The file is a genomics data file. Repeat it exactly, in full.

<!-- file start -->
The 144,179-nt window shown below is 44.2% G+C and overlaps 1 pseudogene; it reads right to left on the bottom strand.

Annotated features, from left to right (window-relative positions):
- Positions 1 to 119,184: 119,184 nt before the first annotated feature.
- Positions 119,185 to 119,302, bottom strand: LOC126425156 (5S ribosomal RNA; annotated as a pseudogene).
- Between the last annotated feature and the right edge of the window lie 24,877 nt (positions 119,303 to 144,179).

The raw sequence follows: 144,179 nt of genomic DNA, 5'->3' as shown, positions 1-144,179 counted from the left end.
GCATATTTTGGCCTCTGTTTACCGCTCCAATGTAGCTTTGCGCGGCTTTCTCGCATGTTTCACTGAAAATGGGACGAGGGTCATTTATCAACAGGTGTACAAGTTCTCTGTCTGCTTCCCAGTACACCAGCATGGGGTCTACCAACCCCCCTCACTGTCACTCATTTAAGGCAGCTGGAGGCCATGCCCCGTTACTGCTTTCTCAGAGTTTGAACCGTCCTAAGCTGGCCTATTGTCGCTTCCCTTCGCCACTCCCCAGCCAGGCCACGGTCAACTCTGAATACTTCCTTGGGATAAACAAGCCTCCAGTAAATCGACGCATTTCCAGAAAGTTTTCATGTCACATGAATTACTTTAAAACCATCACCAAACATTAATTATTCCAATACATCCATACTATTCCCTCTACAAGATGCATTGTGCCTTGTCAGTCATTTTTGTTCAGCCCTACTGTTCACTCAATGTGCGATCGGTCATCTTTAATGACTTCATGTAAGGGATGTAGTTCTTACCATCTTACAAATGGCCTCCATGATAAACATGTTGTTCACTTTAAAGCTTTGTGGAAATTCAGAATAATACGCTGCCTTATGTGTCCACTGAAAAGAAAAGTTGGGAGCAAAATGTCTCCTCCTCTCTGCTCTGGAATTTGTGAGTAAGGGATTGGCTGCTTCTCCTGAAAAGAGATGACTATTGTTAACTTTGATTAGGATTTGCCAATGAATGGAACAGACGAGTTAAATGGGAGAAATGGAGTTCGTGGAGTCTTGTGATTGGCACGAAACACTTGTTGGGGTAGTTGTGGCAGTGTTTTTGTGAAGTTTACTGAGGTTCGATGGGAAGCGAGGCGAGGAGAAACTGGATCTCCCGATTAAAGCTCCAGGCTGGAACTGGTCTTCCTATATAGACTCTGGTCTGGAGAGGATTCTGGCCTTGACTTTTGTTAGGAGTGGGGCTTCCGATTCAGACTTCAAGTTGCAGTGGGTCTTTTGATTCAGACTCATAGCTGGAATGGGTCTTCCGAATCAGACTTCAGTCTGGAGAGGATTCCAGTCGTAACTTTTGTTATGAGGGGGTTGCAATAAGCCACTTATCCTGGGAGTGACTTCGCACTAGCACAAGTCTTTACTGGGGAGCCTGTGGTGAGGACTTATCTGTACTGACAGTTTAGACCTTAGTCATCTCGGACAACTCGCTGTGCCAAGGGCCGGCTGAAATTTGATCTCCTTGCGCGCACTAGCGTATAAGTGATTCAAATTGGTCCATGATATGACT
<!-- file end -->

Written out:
The 144,179-nt window shown below is 44.2% G+C and overlaps 1 pseudogene; it reads right to left on the bottom strand.

Annotated features, from left to right (window-relative positions):
- Positions 1 to 119,184: 119,184 nt before the first annotated feature.
- Positions 119,185 to 119,302, bottom strand: LOC126425156 (5S ribosomal RNA; annotated as a pseudogene).
- Between the last annotated feature and the right edge of the window lie 24,877 nt (positions 119,303 to 144,179).

The raw sequence follows: 144,179 nt of genomic DNA, 5'->3' as shown, positions 1-144,179 counted from the left end.
GCATATTTTGGCCTCTGTTTACCGCTCCAATGTAGCTTTGCGCGGCTTTCTCGCATGTTTCACTGAAAATGGGACGAGGGTCATTTATCAACAGGTGTACAAGTTCTCTGTCTGCTTCCCAGTACACCAGCATGGGGTCTACCAACCCCCCTCACTGTCACTCATTTAAGGCAGCTGGAGGCCATGCCCCGTTACTGCTTTCTCAGAGTTTGAACCGTCCTAAGCTGGCCTATTGTCGCTTCCCTTCGCCACTCCCCAGCCAGGCCACGGTCAACTCTGAATACTTCCTTGGGATAAACAAGCCTCCAGTAAATCGACGCATTTCCAGAAAGTTTTCATGTCACATGAATTACTTTAAAACCATCACCAAACATTAATTATTCCAATACATCCATACTATTCCCTCTACAAGATGCATTGTGCCTTGTCAGTCATTTTTGTTCAGCCCTACTGTTCACTCAATGTGCGATCGGTCATCTTTAATGACTTCATGTAAGGGATGTAGTTCTTACCATCTTACAAATGGCCTCCATGATAAACATGTTGTTCACTTTAAAGCTTTGTGGAAATTCAGAATAATACGCTGCCTTATGTGTCCACTGAAAAGAAAAGTTGGGAGCAAAATGTCTCCTCCTCTCTGCTCTGGAATTTGTGAGTAAGGGATTGGCTGCTTCTCCTGAAAAGAGATGACTATTGTTAACTTTGATTAGGATTTGCCAATGAATGGAACAGACGAGTTAAATGGGAGAAATGGAGTTCGTGGAGTCTTGTGATTGGCACGAAACACTTGTTGGGGTAGTTGTGGCAGTGTTTTTGTGAAGTTTACTGAGGTTCGATGGGAAGCGAGGCGAGGAGAAACTGGATCTCCCGATTAAAGCTCCAGGCTGGAACTGGTCTTCCTATATAGACTCTGGTCTGGAGAGGATTCTGGCCTTGACTTTTGTTAGGAGTGGGGCTTCCGATTCAGACTTCAAGTTGCAGTGGGTCTTTTGATTCAGACTCATAGCTGGAATGGGTCTTCCGAATCAGACTTCAGTCTGGAGAGGATTCCAGTCGTAACTTTTGTTATGAGGGGGTTGCAATAAGCCACTTATCCTGGGAGTGACTTCGCACTAGCACAAGTCTTTACTGGGGAGCCTGTGGTGAGGACTTATCTGTACTGACAGTTTAGACCTTAGTCATCTCGGACAACTCGCTGTGCCAAGGGCCGGCTGAAATTTGATCTCCTTGCGCGCACTAGCGTATAAGTGATTCAAATTGGTCCATGATATGACT